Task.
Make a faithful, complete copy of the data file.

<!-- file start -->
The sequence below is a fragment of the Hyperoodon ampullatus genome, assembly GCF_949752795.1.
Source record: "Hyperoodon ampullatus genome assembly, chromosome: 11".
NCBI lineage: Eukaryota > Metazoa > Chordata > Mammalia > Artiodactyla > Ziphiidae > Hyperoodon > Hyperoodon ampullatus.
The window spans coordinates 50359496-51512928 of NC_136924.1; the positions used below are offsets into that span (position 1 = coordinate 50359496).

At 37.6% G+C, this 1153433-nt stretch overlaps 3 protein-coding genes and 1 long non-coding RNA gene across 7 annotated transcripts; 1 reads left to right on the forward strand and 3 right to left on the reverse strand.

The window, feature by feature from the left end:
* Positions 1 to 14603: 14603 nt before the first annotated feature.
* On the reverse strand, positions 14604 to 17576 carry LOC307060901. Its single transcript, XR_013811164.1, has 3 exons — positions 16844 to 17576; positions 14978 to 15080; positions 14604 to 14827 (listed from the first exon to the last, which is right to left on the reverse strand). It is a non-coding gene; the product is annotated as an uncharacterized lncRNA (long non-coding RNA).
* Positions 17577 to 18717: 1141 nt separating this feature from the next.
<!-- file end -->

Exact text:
The sequence below is a fragment of the Hyperoodon ampullatus genome, assembly GCF_949752795.1.
Source record: "Hyperoodon ampullatus genome assembly, chromosome: 11".
NCBI lineage: Eukaryota > Metazoa > Chordata > Mammalia > Artiodactyla > Ziphiidae > Hyperoodon > Hyperoodon ampullatus.
The window spans coordinates 50359496-51512928 of NC_136924.1; the positions used below are offsets into that span (position 1 = coordinate 50359496).

At 37.6% G+C, this 1153433-nt stretch overlaps 3 protein-coding genes and 1 long non-coding RNA gene across 7 annotated transcripts; 1 reads left to right on the forward strand and 3 right to left on the reverse strand.

The window, feature by feature from the left end:
* Positions 1 to 14603: 14603 nt before the first annotated feature.
* On the reverse strand, positions 14604 to 17576 carry LOC307060901. Its single transcript, XR_013811164.1, has 3 exons — positions 16844 to 17576; positions 14978 to 15080; positions 14604 to 14827 (listed from the first exon to the last, which is right to left on the reverse strand). It is a non-coding gene; the product is annotated as an uncharacterized lncRNA (long non-coding RNA).
* Positions 17577 to 18717: 1141 nt separating this feature from the next.